There are many names for the Echo Boom generation: Gen Y, Generation Next, Net Generation, Millennials, Boomerang Generation and Trophy Generation, to name a few (OK, several).

Regardless of what you call them, the members of this generation are quickly coming of age; some are even starting to enter the housing market and there are many, many more to follow.

Echo boomers were born roughly between 1982-95 — they are largely the offspring of baby boomers.

There are many names for the Echo Boom generation: Gen Y, Generation Next, Net Generation, Millennials, Boomerang Generation and Trophy Generation, to name a few (OK, several).

Regardless of what you call them, the members of this generation are quickly coming of age; some are even starting to enter the housing market and there are many, many more to follow.

Echo boomers were born roughly between 1982-95 — they are largely the offspring of baby boomers.

Fast forward to 2010. There are approximately 76 million echo boomers between 15 and 28 years old, making them second in size only to the baby boomers (age and population figures cited here represent an approximation based upon information found in studies done by the National Association of Realtors, current U.S. Census data, Wikipedia, and various media sources).

According to current U.S. Census figures, 67.2 percent of this generation can be expected to become homeowners by their mid 30s, which equates to just over 35.5 million households (U.S. Census homeownership rates are calculated based on households, not people).

The National Association of Realtors’ 2009 Profile of Home Buyers and Sellers predicts that of this 35.5 million, 21 percent will be single female buyers, 12 percent will be single males, and 61 percent will be married couples or partners (couples/partners are counted as a single household).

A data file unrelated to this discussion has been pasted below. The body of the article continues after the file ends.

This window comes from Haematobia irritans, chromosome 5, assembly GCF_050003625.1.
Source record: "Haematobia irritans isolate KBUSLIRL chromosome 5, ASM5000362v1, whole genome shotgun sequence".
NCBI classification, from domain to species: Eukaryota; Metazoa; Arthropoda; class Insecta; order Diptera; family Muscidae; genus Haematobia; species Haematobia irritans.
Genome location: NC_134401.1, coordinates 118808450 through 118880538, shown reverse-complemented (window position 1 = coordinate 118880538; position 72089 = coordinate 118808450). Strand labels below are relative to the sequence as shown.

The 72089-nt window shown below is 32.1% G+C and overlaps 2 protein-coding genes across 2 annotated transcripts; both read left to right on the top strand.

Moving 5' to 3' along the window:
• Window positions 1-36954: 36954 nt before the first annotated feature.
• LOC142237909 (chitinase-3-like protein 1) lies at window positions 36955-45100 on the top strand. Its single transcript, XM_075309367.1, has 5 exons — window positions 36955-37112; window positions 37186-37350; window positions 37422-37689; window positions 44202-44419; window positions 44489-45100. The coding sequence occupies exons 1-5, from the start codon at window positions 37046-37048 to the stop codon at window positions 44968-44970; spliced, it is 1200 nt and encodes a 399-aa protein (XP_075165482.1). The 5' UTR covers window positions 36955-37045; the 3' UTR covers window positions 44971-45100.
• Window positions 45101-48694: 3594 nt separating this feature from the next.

It’s worth pointing out here that the aforementioned U.S. Census figures also state that since 1982, homeownership rates have fluctuated very little; anywhere between 64 percent and 69 percent during this 28-year span.

As you wrap your head around those figures, think about the impact that this generation is going to have on housing in the coming years. According to a recent economic report by Moody’s, builders are currently developing about 500,000 housing units a year.

Add into this equation that the echo boomers will be buying homes alongside repeat purchasers from other generations and you can quickly surmise that in the foreseeable future we are going to have a shortage of housing in the "more affordable" markets (where homes are priced at or below the area’s median price). …CONTINUED

The onset of the echo boomers in the housing market is a stark reminder of how important our community’s growth-management plans are. The sheer size of the Echo Boom generation will have a powerful effect on housing demand over the next decade, but will there be enough homes to meet that demand?

Current studies say no, reinforcing the importance of implementing smart growth management NOW. The first wave of change will likely occur in the more affordable price ranges — especially in those areas that are close to job centers. Over time, the effect will fan out and be felt by the outer suburbs, causing a chain reaction of sales up the price points.

The Echo Boom generation has been defined as high-tech, high-touch, social-networking, iPod-listening natives of the digital realm who trust their peers’ advice over most forms of advertising. This is the generation that will likely find the home of their dreams on a 4G wi-max third-generation iPad and will contact their real estate agent via Twitter or text message.

But as foreign as some of this may sound to some of you, they are (and will be) homebuyers nonetheless, and real estate professionals and companies need to continue to adapt to this generation’s expectations and habits.

So, the moral of this story is that I believe that the echo boomers represent the silver lining for the real estate market and U.S. economy. That might be a lot of responsibility for a single generation, but they’re unarguably emerging as the next heavyweights in housing, and I might add: not a moment too soon.

Click here to view the original blog post.

J. Lennox Scott is chairman and CEO of John L. Scott Real Estate. This article was reprinted with permission.

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